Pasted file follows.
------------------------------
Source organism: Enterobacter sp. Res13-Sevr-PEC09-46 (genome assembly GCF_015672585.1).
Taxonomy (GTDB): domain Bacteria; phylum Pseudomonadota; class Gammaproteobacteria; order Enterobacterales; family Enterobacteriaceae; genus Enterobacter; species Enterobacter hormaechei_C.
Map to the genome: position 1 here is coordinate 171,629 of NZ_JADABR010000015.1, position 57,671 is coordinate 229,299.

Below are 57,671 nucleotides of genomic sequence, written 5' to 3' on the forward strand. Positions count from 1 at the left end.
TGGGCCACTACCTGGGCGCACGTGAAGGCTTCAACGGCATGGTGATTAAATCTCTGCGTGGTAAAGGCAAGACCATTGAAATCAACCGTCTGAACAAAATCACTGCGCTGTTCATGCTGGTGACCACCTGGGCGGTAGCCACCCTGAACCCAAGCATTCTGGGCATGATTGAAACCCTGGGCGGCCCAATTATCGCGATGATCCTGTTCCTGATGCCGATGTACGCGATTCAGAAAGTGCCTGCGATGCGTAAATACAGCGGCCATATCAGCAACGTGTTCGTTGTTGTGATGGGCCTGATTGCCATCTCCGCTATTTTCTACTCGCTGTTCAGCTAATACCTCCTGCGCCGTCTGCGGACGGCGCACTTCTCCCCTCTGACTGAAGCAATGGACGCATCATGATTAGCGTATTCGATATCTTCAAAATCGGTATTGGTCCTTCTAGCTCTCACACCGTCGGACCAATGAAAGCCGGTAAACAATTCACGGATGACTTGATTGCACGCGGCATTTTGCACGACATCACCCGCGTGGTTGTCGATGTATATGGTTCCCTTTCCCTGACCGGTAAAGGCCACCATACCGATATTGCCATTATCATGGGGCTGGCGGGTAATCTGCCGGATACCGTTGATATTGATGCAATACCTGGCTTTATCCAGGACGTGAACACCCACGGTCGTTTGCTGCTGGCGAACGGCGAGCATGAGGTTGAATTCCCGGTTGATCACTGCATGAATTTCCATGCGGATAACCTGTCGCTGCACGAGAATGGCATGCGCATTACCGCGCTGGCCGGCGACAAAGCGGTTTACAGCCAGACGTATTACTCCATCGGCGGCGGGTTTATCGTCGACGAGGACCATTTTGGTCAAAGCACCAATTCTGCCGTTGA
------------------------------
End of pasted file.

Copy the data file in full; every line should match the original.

Source organism: Enterobacter sp. Res13-Sevr-PEC09-46 (genome assembly GCF_015672585.1).
Taxonomy (GTDB): domain Bacteria; phylum Pseudomonadota; class Gammaproteobacteria; order Enterobacterales; family Enterobacteriaceae; genus Enterobacter; species Enterobacter hormaechei_C.
Map to the genome: position 1 here is coordinate 171,629 of NZ_JADABR010000015.1, position 57,671 is coordinate 229,299.

Below are 57,671 nucleotides of genomic sequence, written 5' to 3' on the forward strand. Positions count from 1 at the left end.
TGGGCCACTACCTGGGCGCACGTGAAGGCTTCAACGGCATGGTGATTAAATCTCTGCGTGGTAAAGGCAAGACCATTGAAATCAACCGTCTGAACAAAATCACTGCGCTGTTCATGCTGGTGACCACCTGGGCGGTAGCCACCCTGAACCCAAGCATTCTGGGCATGATTGAAACCCTGGGCGGCCCAATTATCGCGATGATCCTGTTCCTGATGCCGATGTACGCGATTCAGAAAGTGCCTGCGATGCGTAAATACAGCGGCCATATCAGCAACGTGTTCGTTGTTGTGATGGGCCTGATTGCCATCTCCGCTATTTTCTACTCGCTGTTCAGCTAATACCTCCTGCGCCGTCTGCGGACGGCGCACTTCTCCCCTCTGACTGAAGCAATGGACGCATCATGATTAGCGTATTCGATATCTTCAAAATCGGTATTGGTCCTTCTAGCTCTCACACCGTCGGACCAATGAAAGCCGGTAAACAATTCACGGATGACTTGATTGCACGCGGCATTTTGCACGACATCACCCGCGTGGTTGTCGATGTATATGGTTCCCTTTCCCTGACCGGTAAAGGCCACCATACCGATATTGCCATTATCATGGGGCTGGCGGGTAATCTGCCGGATACCGTTGATATTGATGCAATACCTGGCTTTATCCAGGACGTGAACACCCACGGTCGTTTGCTGCTGGCGAACGGCGAGCATGAGGTTGAATTCCCGGTTGATCACTGCATGAATTTCCATGCGGATAACCTGTCGCTGCACGAGAATGGCATGCGCATTACCGCGCTGGCCGGCGACAAAGCGGTTTACAGCCAGACGTATTACTCCATCGGCGGCGGGTTTATCGTCGACGAGGACCATTTTGGTCAAAGCACCAATTCTGCCGTTGA